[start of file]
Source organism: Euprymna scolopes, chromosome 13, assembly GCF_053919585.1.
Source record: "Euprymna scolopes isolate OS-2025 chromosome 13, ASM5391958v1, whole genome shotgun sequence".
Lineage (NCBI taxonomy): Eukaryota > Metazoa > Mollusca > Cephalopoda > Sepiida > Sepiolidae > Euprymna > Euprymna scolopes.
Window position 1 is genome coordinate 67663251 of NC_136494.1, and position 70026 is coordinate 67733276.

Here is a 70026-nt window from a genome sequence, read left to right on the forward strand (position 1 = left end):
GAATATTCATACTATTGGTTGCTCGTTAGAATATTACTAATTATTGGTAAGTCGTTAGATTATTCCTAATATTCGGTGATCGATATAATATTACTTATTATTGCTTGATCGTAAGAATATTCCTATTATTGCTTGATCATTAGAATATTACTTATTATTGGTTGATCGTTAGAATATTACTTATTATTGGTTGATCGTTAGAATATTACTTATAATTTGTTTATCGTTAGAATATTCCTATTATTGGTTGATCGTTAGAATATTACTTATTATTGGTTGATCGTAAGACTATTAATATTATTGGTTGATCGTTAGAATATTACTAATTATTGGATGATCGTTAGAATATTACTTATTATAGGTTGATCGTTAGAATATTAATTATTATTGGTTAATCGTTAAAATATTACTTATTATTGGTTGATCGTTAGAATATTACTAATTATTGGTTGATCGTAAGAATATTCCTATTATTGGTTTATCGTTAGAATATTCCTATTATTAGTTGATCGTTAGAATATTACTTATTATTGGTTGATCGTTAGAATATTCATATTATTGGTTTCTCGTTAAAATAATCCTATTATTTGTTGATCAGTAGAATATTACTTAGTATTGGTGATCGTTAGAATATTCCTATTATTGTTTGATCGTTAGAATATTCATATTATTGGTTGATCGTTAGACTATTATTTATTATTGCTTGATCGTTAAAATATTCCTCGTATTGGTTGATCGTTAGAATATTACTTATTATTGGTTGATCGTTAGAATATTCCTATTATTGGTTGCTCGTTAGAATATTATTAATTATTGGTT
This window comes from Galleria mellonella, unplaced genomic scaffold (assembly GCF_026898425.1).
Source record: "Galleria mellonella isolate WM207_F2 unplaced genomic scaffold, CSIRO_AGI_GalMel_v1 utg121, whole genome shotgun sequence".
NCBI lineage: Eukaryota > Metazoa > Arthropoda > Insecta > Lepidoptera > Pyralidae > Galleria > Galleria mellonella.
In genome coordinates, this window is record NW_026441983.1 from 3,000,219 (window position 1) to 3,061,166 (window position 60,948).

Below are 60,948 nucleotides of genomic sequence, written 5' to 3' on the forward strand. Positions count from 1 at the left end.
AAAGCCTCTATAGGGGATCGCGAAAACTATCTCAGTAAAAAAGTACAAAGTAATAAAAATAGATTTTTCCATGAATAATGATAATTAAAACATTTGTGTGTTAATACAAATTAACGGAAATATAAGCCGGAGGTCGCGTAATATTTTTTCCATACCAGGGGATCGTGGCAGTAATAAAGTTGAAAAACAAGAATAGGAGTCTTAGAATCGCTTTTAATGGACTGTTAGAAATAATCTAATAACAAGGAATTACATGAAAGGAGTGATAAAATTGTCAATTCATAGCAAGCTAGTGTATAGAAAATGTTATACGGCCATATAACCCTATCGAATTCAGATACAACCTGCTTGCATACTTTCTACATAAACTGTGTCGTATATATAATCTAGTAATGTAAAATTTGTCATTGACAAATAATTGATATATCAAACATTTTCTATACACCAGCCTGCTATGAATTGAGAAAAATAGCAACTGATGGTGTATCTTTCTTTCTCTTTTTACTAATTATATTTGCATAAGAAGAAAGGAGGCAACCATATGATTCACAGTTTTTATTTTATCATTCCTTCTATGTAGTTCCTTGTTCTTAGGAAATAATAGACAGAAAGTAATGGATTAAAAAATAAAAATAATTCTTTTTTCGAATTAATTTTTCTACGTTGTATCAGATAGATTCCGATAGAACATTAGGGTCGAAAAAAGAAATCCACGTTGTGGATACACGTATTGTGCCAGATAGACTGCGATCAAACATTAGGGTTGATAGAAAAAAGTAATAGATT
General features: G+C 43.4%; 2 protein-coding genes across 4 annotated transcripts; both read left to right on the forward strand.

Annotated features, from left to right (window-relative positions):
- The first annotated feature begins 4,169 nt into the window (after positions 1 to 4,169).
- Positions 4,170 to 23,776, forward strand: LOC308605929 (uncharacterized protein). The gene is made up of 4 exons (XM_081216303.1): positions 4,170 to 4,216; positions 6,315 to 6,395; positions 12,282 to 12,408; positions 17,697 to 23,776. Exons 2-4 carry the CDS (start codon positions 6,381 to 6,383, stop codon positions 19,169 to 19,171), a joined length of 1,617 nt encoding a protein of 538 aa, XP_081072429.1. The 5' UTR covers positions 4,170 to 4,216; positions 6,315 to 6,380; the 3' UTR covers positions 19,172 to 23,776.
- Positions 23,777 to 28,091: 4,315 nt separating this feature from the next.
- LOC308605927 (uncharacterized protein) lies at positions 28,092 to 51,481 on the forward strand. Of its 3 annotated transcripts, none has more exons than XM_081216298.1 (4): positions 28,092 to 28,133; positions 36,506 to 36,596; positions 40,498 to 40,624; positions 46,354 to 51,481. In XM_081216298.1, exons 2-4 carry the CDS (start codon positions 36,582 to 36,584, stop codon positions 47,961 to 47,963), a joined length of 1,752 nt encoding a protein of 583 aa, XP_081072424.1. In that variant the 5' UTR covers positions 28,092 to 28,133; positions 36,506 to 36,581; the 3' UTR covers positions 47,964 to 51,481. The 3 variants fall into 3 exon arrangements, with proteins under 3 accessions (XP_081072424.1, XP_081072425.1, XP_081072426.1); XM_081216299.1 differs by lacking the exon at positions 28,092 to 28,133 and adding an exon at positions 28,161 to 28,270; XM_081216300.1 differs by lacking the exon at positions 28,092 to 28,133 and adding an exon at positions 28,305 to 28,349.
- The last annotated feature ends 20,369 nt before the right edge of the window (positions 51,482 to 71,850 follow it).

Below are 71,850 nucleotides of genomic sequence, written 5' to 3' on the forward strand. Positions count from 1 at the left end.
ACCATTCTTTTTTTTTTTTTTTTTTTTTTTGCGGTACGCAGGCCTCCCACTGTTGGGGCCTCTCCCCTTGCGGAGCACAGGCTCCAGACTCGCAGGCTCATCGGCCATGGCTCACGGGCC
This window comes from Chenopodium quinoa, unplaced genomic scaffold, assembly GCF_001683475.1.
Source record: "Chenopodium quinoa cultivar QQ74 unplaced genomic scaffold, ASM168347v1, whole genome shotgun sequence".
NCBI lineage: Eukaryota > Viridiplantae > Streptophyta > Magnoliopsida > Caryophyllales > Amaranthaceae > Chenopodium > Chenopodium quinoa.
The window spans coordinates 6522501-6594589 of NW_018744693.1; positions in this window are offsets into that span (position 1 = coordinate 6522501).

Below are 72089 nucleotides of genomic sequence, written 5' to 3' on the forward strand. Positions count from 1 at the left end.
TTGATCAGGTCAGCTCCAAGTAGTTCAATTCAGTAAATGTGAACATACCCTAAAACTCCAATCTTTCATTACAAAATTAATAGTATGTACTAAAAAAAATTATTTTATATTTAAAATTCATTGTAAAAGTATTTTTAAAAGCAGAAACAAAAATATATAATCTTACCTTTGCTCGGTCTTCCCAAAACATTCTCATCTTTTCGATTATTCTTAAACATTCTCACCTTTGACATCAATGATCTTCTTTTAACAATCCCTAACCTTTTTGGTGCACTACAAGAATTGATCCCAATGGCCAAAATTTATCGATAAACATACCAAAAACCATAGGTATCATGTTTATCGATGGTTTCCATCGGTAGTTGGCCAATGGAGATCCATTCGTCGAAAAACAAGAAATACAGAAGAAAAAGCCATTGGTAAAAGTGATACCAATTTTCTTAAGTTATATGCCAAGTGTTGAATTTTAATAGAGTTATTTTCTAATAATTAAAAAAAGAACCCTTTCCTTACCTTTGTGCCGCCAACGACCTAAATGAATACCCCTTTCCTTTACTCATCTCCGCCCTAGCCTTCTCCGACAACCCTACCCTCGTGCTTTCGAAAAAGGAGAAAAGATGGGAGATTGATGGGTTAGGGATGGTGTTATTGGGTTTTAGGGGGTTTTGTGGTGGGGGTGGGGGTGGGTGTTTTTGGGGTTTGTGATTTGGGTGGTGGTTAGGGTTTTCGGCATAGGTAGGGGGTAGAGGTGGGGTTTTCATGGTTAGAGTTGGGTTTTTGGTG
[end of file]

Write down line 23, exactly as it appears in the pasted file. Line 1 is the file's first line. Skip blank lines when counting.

Source record: "Chenopodium quinoa cultivar QQ74 unplaced genomic scaffold, ASM168347v1, whole genome shotgun sequence".